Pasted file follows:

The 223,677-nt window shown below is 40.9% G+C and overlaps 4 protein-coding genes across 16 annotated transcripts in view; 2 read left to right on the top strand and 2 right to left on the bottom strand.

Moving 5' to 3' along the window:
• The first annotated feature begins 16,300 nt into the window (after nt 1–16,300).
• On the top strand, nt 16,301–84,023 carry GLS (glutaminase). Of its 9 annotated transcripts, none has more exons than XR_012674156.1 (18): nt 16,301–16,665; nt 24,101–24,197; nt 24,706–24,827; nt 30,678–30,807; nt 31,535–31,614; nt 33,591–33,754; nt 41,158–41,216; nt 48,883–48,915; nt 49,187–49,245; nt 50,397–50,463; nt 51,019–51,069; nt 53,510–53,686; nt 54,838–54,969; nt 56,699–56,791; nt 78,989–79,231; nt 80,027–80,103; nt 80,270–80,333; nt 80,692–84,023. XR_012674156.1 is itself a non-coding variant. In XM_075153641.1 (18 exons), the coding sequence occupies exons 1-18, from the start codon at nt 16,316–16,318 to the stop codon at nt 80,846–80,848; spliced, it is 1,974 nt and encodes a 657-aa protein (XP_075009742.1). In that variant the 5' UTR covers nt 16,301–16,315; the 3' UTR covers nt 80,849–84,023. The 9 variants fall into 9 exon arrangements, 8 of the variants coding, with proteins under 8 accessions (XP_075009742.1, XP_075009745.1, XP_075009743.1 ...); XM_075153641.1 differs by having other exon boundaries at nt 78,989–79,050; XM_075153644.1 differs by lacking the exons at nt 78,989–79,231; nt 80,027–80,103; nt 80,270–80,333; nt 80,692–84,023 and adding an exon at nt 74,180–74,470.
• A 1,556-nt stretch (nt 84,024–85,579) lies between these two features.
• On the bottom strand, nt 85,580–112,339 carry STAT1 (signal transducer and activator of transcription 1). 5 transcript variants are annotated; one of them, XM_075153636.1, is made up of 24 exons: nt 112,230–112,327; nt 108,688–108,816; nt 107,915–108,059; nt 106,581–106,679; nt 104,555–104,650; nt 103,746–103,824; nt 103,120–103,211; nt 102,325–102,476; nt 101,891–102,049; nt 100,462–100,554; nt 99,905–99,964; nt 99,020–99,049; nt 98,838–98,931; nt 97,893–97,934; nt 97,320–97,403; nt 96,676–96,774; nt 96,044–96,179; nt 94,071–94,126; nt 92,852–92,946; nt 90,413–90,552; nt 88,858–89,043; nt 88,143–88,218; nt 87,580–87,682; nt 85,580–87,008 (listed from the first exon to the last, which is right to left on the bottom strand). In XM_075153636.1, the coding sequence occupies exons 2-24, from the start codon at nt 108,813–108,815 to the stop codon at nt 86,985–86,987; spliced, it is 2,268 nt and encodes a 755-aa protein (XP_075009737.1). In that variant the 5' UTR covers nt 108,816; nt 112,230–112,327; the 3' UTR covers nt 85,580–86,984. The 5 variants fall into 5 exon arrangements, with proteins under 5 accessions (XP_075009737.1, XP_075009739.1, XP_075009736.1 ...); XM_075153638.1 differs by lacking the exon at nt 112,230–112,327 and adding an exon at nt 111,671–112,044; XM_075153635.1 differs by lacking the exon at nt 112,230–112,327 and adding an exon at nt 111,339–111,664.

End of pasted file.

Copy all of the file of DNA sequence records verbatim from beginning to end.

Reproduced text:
The 223,677-nt window shown below is 40.9% G+C and overlaps 4 protein-coding genes across 16 annotated transcripts in view; 2 read left to right on the top strand and 2 right to left on the bottom strand.

Moving 5' to 3' along the window:
• The first annotated feature begins 16,300 nt into the window (after nt 1–16,300).
• On the top strand, nt 16,301–84,023 carry GLS (glutaminase). Of its 9 annotated transcripts, none has more exons than XR_012674156.1 (18): nt 16,301–16,665; nt 24,101–24,197; nt 24,706–24,827; nt 30,678–30,807; nt 31,535–31,614; nt 33,591–33,754; nt 41,158–41,216; nt 48,883–48,915; nt 49,187–49,245; nt 50,397–50,463; nt 51,019–51,069; nt 53,510–53,686; nt 54,838–54,969; nt 56,699–56,791; nt 78,989–79,231; nt 80,027–80,103; nt 80,270–80,333; nt 80,692–84,023. XR_012674156.1 is itself a non-coding variant. In XM_075153641.1 (18 exons), the coding sequence occupies exons 1-18, from the start codon at nt 16,316–16,318 to the stop codon at nt 80,846–80,848; spliced, it is 1,974 nt and encodes a 657-aa protein (XP_075009742.1). In that variant the 5' UTR covers nt 16,301–16,315; the 3' UTR covers nt 80,849–84,023. The 9 variants fall into 9 exon arrangements, 8 of the variants coding, with proteins under 8 accessions (XP_075009742.1, XP_075009745.1, XP_075009743.1 ...); XM_075153641.1 differs by having other exon boundaries at nt 78,989–79,050; XM_075153644.1 differs by lacking the exons at nt 78,989–79,231; nt 80,027–80,103; nt 80,270–80,333; nt 80,692–84,023 and adding an exon at nt 74,180–74,470.
• A 1,556-nt stretch (nt 84,024–85,579) lies between these two features.
• On the bottom strand, nt 85,580–112,339 carry STAT1 (signal transducer and activator of transcription 1). 5 transcript variants are annotated; one of them, XM_075153636.1, is made up of 24 exons: nt 112,230–112,327; nt 108,688–108,816; nt 107,915–108,059; nt 106,581–106,679; nt 104,555–104,650; nt 103,746–103,824; nt 103,120–103,211; nt 102,325–102,476; nt 101,891–102,049; nt 100,462–100,554; nt 99,905–99,964; nt 99,020–99,049; nt 98,838–98,931; nt 97,893–97,934; nt 97,320–97,403; nt 96,676–96,774; nt 96,044–96,179; nt 94,071–94,126; nt 92,852–92,946; nt 90,413–90,552; nt 88,858–89,043; nt 88,143–88,218; nt 87,580–87,682; nt 85,580–87,008 (listed from the first exon to the last, which is right to left on the bottom strand). In XM_075153636.1, the coding sequence occupies exons 2-24, from the start codon at nt 108,813–108,815 to the stop codon at nt 86,985–86,987; spliced, it is 2,268 nt and encodes a 755-aa protein (XP_075009737.1). In that variant the 5' UTR covers nt 108,816; nt 112,230–112,327; the 3' UTR covers nt 85,580–86,984. The 5 variants fall into 5 exon arrangements, with proteins under 5 accessions (XP_075009737.1, XP_075009739.1, XP_075009736.1 ...); XM_075153638.1 differs by lacking the exon at nt 112,230–112,327 and adding an exon at nt 111,671–112,044; XM_075153635.1 differs by lacking the exon at nt 112,230–112,327 and adding an exon at nt 111,339–111,664.